Security Now 263
Topic: Your Questions, Steve's Answers #99
Recorded: August 25, 2010
Published: August 25, 2010
- 1 Security Now 263: Your Questions, Steve's Answers #99
- 2 Sponsors
- 3 Production Information
Security Now 263: Your Questions, Steve's Answers #99
News & Errata
2:57 - 4:16
- Adobe released a patch for Reader and Acrobat to fix several security vulnerabilities
4:17 - 5:37
- Google Chrome has been updated to v5.0.375.127
- 10 security fixes in total
- 2 critical
- 6 high risk
- Google has not publicly announced what the flaws are though
5:38 - 8:41
- Apple has updated OS X
- Lots of security fixes
12:35 - 31:20
- In the past there have been various ways of malware exploiting the order in which windows searches the hard drive for pieces of applications that are loading
- When a application runs Windows looks for what DLL's are needed in this order
- 1. The directory from which the application loaded
- 2. The system directory
- 3. The 16-bit system directory
- 4. The Windows directory
- 5. The current working directory (CWD)
- 6. The directories that are listed in the PATH environment variable
- Bad guys try to plant malicious DLL's with the same name as a real DLL upstream of the real DLL in the search order so there code will be executed
- Acros, a Slovenian security firm last Thursday, published an advisory that identified what they call a “binary planting” flaw in iTunes.
- If a file type associated with iTunes is opened from a remote network share, iTunes will *ALSO* try to load one more specifically named DLLs from the share.
- Even if the file that the user opened is completely safe, a malicious DLL can be supplied that will lead to code execution.
- Apple fixed this but another 40 applications which they tested also have this flaw
- HD Moore a security researcher created a Audit tool so you can test your own system for this vulnerability
- STEVE DOES NOT RECOMMEND RUNNING THIS
- Microsofts page on this issue
- They say "Microsoft will not issue patches to fix the critical DLL (dynamic link library) flaw in multiple applications, but will instead address the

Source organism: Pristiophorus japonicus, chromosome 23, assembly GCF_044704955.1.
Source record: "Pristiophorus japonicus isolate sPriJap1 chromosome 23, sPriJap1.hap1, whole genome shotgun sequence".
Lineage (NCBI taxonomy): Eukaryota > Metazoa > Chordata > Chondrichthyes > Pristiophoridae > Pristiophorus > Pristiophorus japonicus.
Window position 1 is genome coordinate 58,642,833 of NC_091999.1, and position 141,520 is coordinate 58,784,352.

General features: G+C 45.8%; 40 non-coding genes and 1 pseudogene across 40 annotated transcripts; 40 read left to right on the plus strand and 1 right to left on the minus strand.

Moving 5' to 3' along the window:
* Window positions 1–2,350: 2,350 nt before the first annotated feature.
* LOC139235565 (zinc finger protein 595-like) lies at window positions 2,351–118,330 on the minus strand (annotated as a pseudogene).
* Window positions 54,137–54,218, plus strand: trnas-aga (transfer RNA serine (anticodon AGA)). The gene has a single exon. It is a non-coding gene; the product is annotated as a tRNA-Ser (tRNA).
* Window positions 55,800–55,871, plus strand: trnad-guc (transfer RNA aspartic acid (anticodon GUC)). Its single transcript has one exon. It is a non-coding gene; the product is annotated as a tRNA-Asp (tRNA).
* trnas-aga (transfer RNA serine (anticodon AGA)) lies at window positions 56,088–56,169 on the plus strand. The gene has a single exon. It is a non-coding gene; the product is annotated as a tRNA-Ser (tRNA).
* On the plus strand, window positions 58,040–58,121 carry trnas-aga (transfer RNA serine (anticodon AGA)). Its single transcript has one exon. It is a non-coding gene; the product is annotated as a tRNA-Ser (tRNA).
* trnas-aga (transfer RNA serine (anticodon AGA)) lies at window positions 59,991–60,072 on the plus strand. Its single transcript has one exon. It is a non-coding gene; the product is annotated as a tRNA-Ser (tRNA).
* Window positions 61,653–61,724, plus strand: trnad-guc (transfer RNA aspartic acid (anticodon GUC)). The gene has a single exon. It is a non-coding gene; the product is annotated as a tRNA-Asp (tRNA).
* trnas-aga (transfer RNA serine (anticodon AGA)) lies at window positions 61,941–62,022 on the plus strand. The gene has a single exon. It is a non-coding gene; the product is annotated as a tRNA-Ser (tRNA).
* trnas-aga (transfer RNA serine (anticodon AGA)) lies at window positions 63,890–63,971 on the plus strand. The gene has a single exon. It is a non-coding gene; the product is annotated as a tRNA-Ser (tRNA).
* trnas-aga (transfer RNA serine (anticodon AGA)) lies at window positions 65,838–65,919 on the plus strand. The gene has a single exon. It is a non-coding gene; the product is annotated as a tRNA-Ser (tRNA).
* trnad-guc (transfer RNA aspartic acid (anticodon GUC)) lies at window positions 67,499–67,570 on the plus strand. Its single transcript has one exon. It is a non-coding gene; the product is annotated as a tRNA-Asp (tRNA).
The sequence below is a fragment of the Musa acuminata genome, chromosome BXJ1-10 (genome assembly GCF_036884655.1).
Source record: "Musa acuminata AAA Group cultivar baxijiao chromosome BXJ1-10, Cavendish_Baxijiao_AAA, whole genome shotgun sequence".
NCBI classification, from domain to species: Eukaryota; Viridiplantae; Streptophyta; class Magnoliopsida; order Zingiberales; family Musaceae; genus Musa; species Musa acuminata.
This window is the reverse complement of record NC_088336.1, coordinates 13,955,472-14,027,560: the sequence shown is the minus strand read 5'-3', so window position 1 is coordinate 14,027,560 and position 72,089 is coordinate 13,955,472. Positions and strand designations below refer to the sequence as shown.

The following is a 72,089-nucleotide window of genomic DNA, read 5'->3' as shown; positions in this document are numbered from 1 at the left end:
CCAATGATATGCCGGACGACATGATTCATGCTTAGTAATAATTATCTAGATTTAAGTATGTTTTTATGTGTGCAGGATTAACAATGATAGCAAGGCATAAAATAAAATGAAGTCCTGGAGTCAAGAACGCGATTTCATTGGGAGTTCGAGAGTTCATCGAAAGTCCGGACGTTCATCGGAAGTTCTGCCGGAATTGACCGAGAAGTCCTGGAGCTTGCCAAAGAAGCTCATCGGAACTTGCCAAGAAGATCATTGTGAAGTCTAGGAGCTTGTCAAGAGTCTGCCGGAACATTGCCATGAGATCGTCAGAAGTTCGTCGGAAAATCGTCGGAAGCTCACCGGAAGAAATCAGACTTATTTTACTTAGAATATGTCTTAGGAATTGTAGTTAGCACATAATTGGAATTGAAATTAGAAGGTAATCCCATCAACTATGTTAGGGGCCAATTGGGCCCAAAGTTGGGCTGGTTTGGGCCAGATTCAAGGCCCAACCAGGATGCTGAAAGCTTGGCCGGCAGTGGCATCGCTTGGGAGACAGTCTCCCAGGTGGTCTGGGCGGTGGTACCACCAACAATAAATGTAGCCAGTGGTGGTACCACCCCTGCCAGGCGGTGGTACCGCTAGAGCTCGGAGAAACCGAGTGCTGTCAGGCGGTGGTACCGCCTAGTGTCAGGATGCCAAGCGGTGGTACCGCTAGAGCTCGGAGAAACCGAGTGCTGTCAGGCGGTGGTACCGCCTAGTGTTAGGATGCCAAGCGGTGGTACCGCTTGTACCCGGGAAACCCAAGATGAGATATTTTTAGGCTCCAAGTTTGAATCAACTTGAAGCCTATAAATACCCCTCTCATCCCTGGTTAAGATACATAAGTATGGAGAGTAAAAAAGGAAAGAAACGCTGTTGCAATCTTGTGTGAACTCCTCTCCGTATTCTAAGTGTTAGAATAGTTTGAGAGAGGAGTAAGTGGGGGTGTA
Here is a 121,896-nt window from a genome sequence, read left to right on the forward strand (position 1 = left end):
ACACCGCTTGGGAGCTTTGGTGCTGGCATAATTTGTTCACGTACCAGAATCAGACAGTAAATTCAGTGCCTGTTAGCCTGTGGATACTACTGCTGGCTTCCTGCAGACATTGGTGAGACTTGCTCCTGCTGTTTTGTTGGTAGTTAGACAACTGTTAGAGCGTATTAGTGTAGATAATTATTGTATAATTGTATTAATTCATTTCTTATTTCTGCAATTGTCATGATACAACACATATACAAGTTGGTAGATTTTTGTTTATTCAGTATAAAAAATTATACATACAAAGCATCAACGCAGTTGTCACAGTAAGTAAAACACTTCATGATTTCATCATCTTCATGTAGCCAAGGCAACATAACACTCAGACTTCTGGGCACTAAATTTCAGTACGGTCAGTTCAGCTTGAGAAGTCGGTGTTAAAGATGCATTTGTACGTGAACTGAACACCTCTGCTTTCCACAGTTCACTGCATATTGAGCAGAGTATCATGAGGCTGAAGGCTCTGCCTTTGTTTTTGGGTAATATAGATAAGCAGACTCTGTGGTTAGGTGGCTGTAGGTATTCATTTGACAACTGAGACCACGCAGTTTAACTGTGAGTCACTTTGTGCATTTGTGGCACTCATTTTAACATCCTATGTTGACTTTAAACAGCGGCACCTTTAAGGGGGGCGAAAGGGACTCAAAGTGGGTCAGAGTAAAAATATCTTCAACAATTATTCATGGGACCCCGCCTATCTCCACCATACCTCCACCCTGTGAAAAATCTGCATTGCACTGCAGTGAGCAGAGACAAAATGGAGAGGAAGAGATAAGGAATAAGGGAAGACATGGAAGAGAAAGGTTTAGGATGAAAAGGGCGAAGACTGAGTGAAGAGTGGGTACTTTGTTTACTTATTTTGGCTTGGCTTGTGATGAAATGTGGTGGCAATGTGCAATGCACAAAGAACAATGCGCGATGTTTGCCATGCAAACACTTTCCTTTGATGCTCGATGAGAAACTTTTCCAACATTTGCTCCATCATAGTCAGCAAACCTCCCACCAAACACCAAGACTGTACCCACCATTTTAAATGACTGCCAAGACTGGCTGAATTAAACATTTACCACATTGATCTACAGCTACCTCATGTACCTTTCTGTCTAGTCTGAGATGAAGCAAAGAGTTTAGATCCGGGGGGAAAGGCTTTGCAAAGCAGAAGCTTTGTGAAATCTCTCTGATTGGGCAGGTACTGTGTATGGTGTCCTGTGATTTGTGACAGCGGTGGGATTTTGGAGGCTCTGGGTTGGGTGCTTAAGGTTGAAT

issue in future Windows and Office service packs."
- Steve comments that they cant fix it as doing so involves changing the order in which DLL's are found and this would break a lot of things
- It is up to the individual software developers to fix there own application
- There is a patch on that page to block the most serious exploits based on this vulnerability
- Steve doesn't like it however
31:21 - 33:16
- A privacy group in Spain has sued Google over there collection of data from open wifi hotspots
- Germany has received a new tool from Google to allow people to opt out of street view showing their home
33:17 - 35:15
- SpanAirs 2008 plane crash which killed 54 people was apparently not the fault of malware
- But the fault of a reporting system which should have notified authorities in time
- This plane had a problem where the take off flaps and slats had failed to extend on 3 previous instances
- Malware which had infested the reporting system caused it to fail to report this problem
- Had the malware not been presented its believed the notification would have been logged and noticed in time resulting in the grounding of the plane so it could be fixed
35:16 - 38:38
- Two graphics related kernel problems exist in Windows 7
38:39 - 40:02
Spinrite fixed a broken hard drive
Questions & Answers
40:51 - 01:22:44
Question: [ 01 ]
40:51 - 47:25 Nick (New Brunswick, Canada)
Question: I was wondering if you could explain the math behind password strength sometime and how bit-entropy relates. I have been doing a lot of research and discovering more questions that need answering.
For example, when someone says, the NIST recommends a 128 bit password… how is that calculated. I understand that bit entropy is calculated by LOG2 of a base (where the base is number of possible characters), and by multiplying that result with the number of characters in the password you achieve a bit entropy length for the password. But is that the same as stating “my password is x Bits long” ?